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Press Releases

The Baltic Sea Climate under the Influence of the Atlantic: New Findings on a "Long Distance Relationship”

From water temperature to the regional hydrological cycle: the working group "Dynamics of Regional Climate Systems" at the Leibniz Institute for Baltic Sea Research Warnemünde has recently succeeded, with the help of regional climate models and the statistical analysis of long-term observations, in identifying a strong influence of the Atlantic on the Baltic Sea region behind the signal of climate change. For this purpose, they investigated the effects of the Atlantic Multidecadal Variability, a periodic variation of the surface water temperature of the North Atlantic, on the Baltic Sea. The results have now been published in the renowned journal npj Climate and Atmospheric Science.

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Baltic Sea region: New state of the art reports on climate and Earth system research

The comprehensive collection of articles recently published in the international journal Earth System Dynamics documents the current state of knowledge of climate and Earth system research in the Baltic Sea region. The spectrum of topics ranges from the ecosystems of the Baltic Sea, to the influence of humans on the environment, to a detailed inventory of current knowledge on climate change and its impact, as well as the reliability of future scenarios.

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Oliver Zielinski becomes new IOW director

On March 1, 2023, Oliver Zielinski becomes the new director of the IOW. The expert in environmental physics of aquatic ecosystems and intelligent technologies previously was Professor of Marine Sensor Systems at Oldenburg University, where he founded the Centre for Marine Sensor Systems at the Institute for Chemistry and Biology of the Marine Environment (ICBM) as well as the Competence Center “Artificial Intelligence for Environment and Sustainability” at the German Research Center for Artificial Intelligence (DFKI).

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CO2 removal from atmosphere is crucial for climate protection – Annual CDRmare conference focuses on ocean-based methods

Worldwide, research is warning that it will soon be impossible to curb man-made climate change to a point where the internationally agreed climate targets can be met. Even a drastic reduction in carbon dioxide (CO2) emissions implemented immediately is no longer sufficient, but will have to be supplemented by additional removal of CO2 from the atmosphere. This is the background for the 2nd annual conference of the research mission CDRmare of the German Marine Research Alliance (DAM), which starts today in Stralsund.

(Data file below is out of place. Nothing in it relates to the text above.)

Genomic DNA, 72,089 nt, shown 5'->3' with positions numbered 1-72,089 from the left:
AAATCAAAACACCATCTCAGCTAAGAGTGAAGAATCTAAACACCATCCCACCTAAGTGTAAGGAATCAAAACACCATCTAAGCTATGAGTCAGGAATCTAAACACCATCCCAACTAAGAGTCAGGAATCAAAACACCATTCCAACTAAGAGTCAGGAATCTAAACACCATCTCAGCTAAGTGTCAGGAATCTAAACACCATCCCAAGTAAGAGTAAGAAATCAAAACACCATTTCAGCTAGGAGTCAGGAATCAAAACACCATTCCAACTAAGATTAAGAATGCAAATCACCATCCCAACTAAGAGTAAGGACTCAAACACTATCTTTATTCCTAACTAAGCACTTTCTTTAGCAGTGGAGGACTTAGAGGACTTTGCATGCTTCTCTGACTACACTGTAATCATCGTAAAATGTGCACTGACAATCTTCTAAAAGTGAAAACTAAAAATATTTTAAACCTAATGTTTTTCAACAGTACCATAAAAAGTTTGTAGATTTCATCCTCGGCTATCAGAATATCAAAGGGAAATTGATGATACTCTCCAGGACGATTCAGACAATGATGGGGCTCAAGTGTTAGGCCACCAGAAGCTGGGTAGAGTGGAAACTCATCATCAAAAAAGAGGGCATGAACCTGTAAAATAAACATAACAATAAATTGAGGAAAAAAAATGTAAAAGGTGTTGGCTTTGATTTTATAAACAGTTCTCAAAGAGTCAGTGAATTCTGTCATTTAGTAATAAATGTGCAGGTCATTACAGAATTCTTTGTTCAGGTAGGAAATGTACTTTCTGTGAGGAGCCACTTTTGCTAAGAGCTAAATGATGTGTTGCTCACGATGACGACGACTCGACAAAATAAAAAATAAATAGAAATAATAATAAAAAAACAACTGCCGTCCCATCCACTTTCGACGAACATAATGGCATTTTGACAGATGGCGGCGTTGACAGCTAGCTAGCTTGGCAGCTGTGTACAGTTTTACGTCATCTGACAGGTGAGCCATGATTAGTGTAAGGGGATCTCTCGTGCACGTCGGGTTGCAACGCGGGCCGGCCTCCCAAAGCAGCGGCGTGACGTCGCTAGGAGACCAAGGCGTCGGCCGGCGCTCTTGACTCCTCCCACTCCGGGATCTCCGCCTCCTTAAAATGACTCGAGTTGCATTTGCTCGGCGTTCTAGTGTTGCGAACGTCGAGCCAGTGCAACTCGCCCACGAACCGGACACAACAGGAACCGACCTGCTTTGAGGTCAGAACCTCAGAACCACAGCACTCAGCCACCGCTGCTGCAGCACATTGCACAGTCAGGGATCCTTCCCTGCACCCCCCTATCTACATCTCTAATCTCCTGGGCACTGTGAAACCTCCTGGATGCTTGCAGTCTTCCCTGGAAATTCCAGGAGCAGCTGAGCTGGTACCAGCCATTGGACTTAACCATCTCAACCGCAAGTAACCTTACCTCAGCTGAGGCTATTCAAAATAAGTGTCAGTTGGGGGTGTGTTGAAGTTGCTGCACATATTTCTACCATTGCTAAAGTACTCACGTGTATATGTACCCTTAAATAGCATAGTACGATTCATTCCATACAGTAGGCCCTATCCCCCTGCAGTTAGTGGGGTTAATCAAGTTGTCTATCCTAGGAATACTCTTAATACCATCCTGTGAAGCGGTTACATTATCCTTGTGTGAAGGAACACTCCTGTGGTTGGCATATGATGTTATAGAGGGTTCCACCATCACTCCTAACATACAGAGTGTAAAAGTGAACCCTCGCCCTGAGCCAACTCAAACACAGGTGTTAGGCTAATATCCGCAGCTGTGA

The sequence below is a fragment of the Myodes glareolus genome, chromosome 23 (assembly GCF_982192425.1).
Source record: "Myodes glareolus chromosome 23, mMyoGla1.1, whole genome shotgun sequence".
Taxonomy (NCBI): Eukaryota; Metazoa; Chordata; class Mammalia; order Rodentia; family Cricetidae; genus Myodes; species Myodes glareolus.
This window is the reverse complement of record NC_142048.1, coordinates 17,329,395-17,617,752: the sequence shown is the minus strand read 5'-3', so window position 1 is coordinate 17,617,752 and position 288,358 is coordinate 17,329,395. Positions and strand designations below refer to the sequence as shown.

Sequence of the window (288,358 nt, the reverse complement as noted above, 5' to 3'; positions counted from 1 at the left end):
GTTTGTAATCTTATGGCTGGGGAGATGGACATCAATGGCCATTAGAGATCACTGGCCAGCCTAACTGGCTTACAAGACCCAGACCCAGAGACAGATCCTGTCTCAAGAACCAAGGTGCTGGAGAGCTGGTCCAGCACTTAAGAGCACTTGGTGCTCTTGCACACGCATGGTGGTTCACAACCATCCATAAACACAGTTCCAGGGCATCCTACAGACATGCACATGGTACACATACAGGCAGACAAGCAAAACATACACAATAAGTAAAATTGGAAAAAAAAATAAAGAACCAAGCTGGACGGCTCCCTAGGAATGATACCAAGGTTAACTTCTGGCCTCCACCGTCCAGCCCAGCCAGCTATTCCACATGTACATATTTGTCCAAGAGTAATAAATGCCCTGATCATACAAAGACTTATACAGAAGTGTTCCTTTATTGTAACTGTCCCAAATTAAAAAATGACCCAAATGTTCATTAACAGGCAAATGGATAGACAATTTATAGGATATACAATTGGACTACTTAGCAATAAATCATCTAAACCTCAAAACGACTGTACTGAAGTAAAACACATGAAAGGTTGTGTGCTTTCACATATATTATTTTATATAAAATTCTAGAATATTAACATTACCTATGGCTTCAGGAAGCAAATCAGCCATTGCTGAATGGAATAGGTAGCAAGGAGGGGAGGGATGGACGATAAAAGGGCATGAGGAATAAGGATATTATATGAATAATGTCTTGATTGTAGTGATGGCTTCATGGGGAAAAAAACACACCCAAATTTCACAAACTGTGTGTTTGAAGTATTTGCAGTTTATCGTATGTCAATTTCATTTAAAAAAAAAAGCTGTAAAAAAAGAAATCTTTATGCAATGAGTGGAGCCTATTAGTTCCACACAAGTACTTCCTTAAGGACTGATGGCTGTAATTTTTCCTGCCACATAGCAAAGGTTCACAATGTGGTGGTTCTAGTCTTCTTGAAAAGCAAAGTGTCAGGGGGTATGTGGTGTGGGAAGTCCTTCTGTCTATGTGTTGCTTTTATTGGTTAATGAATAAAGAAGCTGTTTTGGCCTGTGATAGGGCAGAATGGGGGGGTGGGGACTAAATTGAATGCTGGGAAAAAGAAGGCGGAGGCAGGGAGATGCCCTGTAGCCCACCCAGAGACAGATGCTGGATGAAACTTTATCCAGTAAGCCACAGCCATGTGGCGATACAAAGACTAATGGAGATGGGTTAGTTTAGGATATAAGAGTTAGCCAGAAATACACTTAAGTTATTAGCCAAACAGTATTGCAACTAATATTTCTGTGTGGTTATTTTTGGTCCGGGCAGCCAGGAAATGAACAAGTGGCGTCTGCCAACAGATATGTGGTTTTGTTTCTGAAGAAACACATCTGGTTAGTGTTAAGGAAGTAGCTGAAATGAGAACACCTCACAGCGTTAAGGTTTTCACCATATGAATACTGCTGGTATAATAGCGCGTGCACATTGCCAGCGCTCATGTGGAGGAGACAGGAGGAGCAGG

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Smoke on the Water – Scientists from Rostock and Prague trace ship emissions over and in the Baltic Sea

Ship exhausts generated over the heavily trafficked Baltic Sea affect the marine environment and human health. Within the “PlumeBaSe”* project, researchers from the IOW, the University of Rostock and the Charles University in Prague are now investigating how the emitted pollutants spread above and in the sea, how they change in the air and in the water, and what can be inferred from this for improved exhaust gas cleaning.

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New IOW research programme 2024 – 2033: “Perspectives of Coastal Seas”

Coastal seas with their habitat and species diversity as well as their ecosystem services are of paramount importance for our planet and human well-being. They are, however, under enormous pressure from pollution, habitat destruction and climate change. With a special focus on the Baltic Sea, the IOW's research programme “Perspectives of Coastal Seas” launched in 2024 provides new impulses for understanding, protecting and managing these vital marine ecosystems for the benefit of nature and humans. Marine observation is being strengthened by innovative methods and the Baltic Sea long-term monitoring program is substantially extended northwards; as a new tool, so-called “Baltic Challenges” make it possible to react quickly to newly emerging research topics.

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